Site Status: Please see Today in Daily Prayer concerning nonfunctional features of the site.
Daily Devotion for June 19, 2011
Trinity Sunday (1st Sunday after Pentecost)
Our Father, who art in heaven, hallowed be thy name. Thy kingdom come; Thy will be done, on earth as it is in heaven. Give us this day our daily bread, and forgive us our trespasses, as we forgive those who trespass against us. And lead us not into temptation, but deliver us from evil.
For Thine is the kingdom, and the power, and the glory, forever and ever.
Prayer for the Morning
Almighty and everlasting God, you have given to me your servant grace, by the confession of a true faith, to acknowledge the glory of the eternal Trinity, and in the power of your divine Majesty to worship the Unity: Keep me steadfast in this faith and worship, and bring me at last to see you in your one and eternal glory, O Father; who with the Son and the Holy Spirit live and reign, one God, for ever and ever.
Prayer for the Holy Spirit's Guidance
Gracious God, Send your Holy Spirit to deepen my worship life. Open my heart to the gifts and cultures which surround my church. Open my heart to the people who are different from me. In Jesus' name, I pray.
Now unto him that is able to keep me from falling, and to present me faultless before the presence of his glory with exceeding joy, to the only wise God our Savior, be glory and majesty, dominion and power, both now and ever.
Think of the day ahead in terms of God with you, and visualize health, strength, guidance, purity, calm confidence, and victory as the gifts of His presence.
And the Lord shall save me.
Evening and morning and at noon
I will pray, and cry aloud,
And He shall hear my voice.
He has redeemed my soul in peace from the battle that was against me,
For there were many against me.
Acts 12:1-10 (NIV)
Peter Escapes From Prison
It was about this time that King Herod arrested some who belonged to the church, intending to persecute them. He had James, the brother of John, put to death with the sword. When he saw that this met with approval among the Jews, he proceeded to seize Peter also.
This happened during the Festival of Unleavened Bread. After arresting him, he put him in prison, handing him over to be guarded by four squads of four soldiers each. Herod intended to bring him out for public trial after the Passover.
So Peter was kept in prison, but the church was earnestly praying to God for him.
The night before Herod was to bring him to trial, Peter was sleeping between two soldiers, bound with two chains, and sentries stood guard at the entrance. Suddenly an angel of the Lord appeared and a light shone in the cell. He struck Peter on the side and woke him up. "Quick, get up!" he said, and the chains fell off Peter's wrists.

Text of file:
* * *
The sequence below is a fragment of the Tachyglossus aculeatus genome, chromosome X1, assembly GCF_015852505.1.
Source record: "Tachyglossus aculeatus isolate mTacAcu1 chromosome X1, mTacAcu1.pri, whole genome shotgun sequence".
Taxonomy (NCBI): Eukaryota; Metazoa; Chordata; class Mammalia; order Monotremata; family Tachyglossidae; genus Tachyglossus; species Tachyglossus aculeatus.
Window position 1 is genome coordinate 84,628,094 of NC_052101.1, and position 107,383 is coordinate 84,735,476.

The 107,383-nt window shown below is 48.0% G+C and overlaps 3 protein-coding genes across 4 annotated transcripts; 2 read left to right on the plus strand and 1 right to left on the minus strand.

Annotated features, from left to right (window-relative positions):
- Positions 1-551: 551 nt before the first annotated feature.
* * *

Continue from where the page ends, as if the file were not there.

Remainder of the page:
Then the angel said to him, "Put on your clothes and sandals." And Peter did so. "Wrap your cloak around you and follow me," the angel told him.
Peter followed him out of the prison, but he had no idea that what the angel was doing was really happening; he thought he was seeing a vision. They passed the first and second guards and came to the iron gate leading to the city. It opened for them by itself, and they went through it. When they had walked the length of one street, suddenly the angel left him.
Notes on the Scripture
As noted yesterday, the King Herod now in power is neither the Herod (Herod the Great) who massacred the innocent Hebrew children nor his son (Herod Antipas) who beheaded John the Baptist and ruled during the crucifixion; this one is named Herod Agrippa, grandson of Herod the Great. Like his father and grandfather, he is a "client king" of Rome, which signified a tad more autonomy than what we would call a "puppet"; but he rules only with Rome's approval. There were Herod's galore during this period; it isn't really necessary to keep them straight, as they are all Jewish kings, clients of Rome, and potently anti-Christian.
Herod Agrippa is as ruthless as his predecessors and does not have the religious scruples of the Sanhedrin (although he is supportive of them). If he does not like someone, he kills them. He has James put to death by the sword. This is James (the Greater), who is the Apostle John's brother.
James was known to have a fiery temper; he was called "the son of Thunder" and it might be this trait that got him killed so early. Other historical sources state that James traveled to Iberia (which was a major stop on Phoenician trade routes) before he returned to Jerusalem and death; he is the patron saint of Spain. Since the year is now about 44-46 A.D., 15 years since the death of Christ, this is entirely feasible.
In the painting of him by Rembrandt (below left), he is pictured wearing the cloak of a pilgrim; he has set down a pilgrim's hat in front of him, and a pilgrim's staff rests on the wall to his side. This honors the long journey of his remarkable mission, so early in the Apostolic age.
Peter, on the other hand, is once again rescued from prison by God. There is no earthquake this time; an angel simply strikes off his chains, has him cover himself with his cloak, walks him past the guards, and opens a gate of the city for him.